If you’ve been paying close attention to Netflix over the past couple of months, you might’ve beheld the unlikely duo that is Will Ferrell and Rachel McAdams starring in Eurovision Song Contest: The Story of Fire Saga. If you thought that the concept they present in the movie was created by a set of very talented Netflix writers, let me tell you this: that is no made-up phenomenon. The Eurovision Song Contest is an international spectacle that has taken the European continent by storm each year since it began in 1956. Eurovision gathers musicians and fans from all over Europe in one of the continent’s grandest cities each year, pitting nations against each other in a musical competition for the winning title.
How do I know so much about Eurovision? It’s all thanks to the UChicago signature course “Eurovision Song Contest,” taught by renowned professor and Eurovision expert, Philip Bohlman.
When I signed up to take “Eurovision Song Contest” with Professor Bohlman in the spring of my first year, the actual competition had only been something of a legend to me. I somehow knew that Céline Dion had competed in one cycle, and during my Mamma Mia! phase, I discovered that ABBA represented Sweden in 1974 and swept the competition with their hit “Waterloo.” However, I had no idea about the international impact that the Eurovision Song Contest has had over the course of its 65 years.
Eurovision exists at the intersection of politics and history and aesthetics and popular culture. In class, we learned not only about the performative aspects of the Eurovision competition but also about the cultural and political underpinnings of Europe that influenced the course of the competition. Artists use their Eurovision performances to express nationalism and pride, challenge gender and sexuality norms, and even make political commentary. We spent the quarter discussing competitors from Eurovision, like Olivia Newton-John and Enya, and what their careers have looked like post-competition. We learned about landmark competitions, such as the 1969 competition where four countries tied for the winning title because there were no rules for tie breaking. Overall, we dove deeply into how ingrained the Eurovision Song Contest is in the fabric of European life.
When the Grand Final was broadcast live from Tel Aviv in May 2019, Professor Bohlman hosted a massive screening party for our class in the Logan Center for the Arts, complete with an absurd amount of food and a buzzing excitement as we all waited to see whether our predictions for who would win would come true. We had placed our bets on the winning performer being either Italy’s contestant Mahmood with his song “Soldi” (my personal favorite) or the Netherlands’ contestant Duncan Laurence with his song “Arcade.” I don’t want to spoil who won, but let’s just say the final moments were intense as votes from each country’s jury and television voters were counted.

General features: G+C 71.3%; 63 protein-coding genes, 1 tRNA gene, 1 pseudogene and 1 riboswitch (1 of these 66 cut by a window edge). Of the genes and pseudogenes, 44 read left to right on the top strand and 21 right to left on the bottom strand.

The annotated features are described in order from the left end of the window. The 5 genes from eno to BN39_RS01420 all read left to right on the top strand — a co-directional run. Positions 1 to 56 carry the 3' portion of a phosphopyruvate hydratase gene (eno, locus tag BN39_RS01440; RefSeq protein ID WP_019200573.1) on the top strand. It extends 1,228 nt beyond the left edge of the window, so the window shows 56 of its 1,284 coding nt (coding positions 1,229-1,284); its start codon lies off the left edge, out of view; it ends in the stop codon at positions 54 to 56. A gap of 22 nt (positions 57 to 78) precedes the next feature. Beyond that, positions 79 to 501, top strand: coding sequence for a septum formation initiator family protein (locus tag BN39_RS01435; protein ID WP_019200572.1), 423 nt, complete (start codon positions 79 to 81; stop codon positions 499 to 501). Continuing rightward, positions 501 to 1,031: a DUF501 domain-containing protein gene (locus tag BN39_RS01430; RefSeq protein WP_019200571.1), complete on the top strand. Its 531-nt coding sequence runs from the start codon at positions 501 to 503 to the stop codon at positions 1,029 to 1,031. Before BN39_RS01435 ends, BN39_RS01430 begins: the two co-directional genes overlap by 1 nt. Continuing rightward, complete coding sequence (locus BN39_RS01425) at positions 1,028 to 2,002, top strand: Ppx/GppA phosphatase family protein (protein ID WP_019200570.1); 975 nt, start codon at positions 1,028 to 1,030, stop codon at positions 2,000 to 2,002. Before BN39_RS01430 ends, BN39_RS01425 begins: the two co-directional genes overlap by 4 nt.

A class about Eurovision would not have been complete without attempting to put on our own competition. In the final few weeks of the course, we prepared for our own rendition (of course, on a much smaller scale). We landed on calling our competition “Chicagovision,” and focused on using our performances to highlight the different aspects of Chicago that make us feel at home. Each of our five groups filmed a unique “pre-song postcard” (which is used to introduce each country and their artist prior to their performance) and answered questions from the “media” in a mock press conference before we launched into our performances. I sang a song with one of my group members that she had written about feeling at home in the arts scene of Chicago. One group sang a pirate’s sea shanty about Lake Michigan, another paid homage to the many-colored train lines and buses of the CTA, and other groups referenced Chicago’s music scene and the vastness of the Midway. At the end of our performance extravaganza, we held a vote to determine our Chicagovision champion.
By the end of the course, I was a walking Eurovision encyclopedia, roping my friends into watching past performances with me and reciting fun facts about European history. Without this class, I may not have gotten to see how my interests in music and political history can overlap while also learning about one of the world’s greatest cultural phenomena. Even now, having taken “Eurovision Song Contest,” I have an even greater appreciation for what Will Ferrell and Rachel McAdams were tasked with bringing to life, and I look forward to what next year’s Eurovision has to offer.